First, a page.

We see it. Every single day we see it. We know there are people in our communities, who come into our clinics and our hospitals, and they are struggling. They don’t have the money to buy good, nutritious food for their families. They can’t find a decent place to live because every landlord has rejected them from bias of race or sexual orientation. They are exhausted because the bedbugs in their run-down apartment make it impossible to sleep.

The single greatest determinant of health is income. We nurses totally get this – poverty is bad for your physical and mental health. With poverty comes the difficult decisions of what to prioritize first – housing, food, clothing, etc. These are difficult decisions for a relatively healthy person, but for those whose monthly income relies on disability or social assistance, these decisions are impossible because the monthly amount they receive is much too low in B.C. As a result, they often end up purchasing the cheaper, and less nutritious options, rather than items that promote good health

Nursing knows better than almost any other profession that poverty is like slow-acting poison to health. It saps health insidiously over time. In the struggle just to survive, the opportunity to thrive is lost. Nurses come into contact with those who live in poverty at every step of their involvement with the healthcare system. We are the ones who advocate for them as they negotiate this system from sickness to health. We are experts at this. And yet, all too often, once they have achieved a measure of health, we move patients out the door without giving any thought to what is waiting for them on the other side. Or rather, we do know what’s waiting, but are powerless to change it.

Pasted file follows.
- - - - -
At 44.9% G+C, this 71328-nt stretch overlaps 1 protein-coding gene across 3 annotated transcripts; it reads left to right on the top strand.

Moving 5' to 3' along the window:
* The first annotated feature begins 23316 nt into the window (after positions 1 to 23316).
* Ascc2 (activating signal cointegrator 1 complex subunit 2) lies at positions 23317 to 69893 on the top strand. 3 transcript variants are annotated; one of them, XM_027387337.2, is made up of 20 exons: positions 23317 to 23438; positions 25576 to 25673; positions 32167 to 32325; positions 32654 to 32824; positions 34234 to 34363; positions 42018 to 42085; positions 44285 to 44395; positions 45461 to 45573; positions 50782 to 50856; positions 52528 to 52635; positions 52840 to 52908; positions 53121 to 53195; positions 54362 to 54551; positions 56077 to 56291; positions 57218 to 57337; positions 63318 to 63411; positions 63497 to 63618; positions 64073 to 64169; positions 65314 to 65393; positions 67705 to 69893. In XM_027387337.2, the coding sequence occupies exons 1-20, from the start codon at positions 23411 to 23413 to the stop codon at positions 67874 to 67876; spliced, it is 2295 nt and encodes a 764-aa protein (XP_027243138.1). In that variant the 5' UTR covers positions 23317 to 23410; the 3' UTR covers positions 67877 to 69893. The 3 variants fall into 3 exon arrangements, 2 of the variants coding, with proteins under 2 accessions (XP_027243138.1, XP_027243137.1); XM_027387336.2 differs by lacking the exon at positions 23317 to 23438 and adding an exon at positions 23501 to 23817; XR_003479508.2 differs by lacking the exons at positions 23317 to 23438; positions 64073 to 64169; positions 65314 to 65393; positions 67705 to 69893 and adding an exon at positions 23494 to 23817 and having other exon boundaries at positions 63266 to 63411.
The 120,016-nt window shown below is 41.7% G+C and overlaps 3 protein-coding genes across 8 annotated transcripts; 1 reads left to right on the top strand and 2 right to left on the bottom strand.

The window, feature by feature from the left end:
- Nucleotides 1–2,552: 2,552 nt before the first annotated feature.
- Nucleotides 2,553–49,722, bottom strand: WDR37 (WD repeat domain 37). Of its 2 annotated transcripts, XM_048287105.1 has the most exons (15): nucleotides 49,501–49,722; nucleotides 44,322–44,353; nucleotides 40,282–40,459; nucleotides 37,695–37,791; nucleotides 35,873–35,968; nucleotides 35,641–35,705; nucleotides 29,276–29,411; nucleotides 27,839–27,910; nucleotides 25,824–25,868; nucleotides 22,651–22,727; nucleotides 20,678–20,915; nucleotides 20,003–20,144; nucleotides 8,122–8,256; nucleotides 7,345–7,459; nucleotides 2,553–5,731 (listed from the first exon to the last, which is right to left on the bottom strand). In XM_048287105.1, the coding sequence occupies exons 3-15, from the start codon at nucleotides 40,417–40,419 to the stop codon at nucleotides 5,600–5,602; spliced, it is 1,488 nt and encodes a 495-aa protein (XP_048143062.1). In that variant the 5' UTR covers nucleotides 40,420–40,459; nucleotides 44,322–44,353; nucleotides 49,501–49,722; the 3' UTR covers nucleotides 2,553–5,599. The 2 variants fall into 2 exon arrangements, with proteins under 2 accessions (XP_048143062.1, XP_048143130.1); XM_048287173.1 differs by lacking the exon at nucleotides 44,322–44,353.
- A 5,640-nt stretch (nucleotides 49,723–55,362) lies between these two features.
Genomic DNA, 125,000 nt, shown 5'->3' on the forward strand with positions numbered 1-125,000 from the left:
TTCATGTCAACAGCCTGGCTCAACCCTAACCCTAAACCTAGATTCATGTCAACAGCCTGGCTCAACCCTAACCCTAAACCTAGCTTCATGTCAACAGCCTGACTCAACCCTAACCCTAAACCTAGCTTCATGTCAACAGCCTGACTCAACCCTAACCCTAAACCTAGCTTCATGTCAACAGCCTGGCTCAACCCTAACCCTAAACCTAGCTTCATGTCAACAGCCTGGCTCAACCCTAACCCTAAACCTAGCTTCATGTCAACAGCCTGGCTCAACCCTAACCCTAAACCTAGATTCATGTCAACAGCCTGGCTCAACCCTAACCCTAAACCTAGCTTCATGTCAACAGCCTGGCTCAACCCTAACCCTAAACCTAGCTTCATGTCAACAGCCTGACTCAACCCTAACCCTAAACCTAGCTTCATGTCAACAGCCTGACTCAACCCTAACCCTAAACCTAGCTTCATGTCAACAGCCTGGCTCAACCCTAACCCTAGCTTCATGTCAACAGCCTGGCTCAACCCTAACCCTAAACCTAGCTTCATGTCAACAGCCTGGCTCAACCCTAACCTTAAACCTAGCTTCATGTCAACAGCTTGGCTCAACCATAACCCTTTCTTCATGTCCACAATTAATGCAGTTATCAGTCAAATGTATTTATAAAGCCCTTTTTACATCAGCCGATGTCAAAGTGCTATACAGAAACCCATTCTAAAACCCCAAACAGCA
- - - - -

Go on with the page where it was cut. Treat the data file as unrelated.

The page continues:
Am I doing enough? Probably not. Are we as a profession doing enough? I know we are not.

We already flex our minds and our hearts every day with our patients and their families. What if the entire nursing profession flexed our collective strength to address these root causes of poverty? What if we ALL became activists? What if all 40,000 RNs and NPs in the province came forward and said “ENOUGH!”? What if we tapped into our tremendous knowledge and compassion to challenge the way things are? What if we joined with those who are in poverty and together asked “how can we come together to break this cycle”? What if we pursued evidence-informed social policy for our society with the same zeal and vigor that we strive to introduce evidence-informed practice into our healthcare system?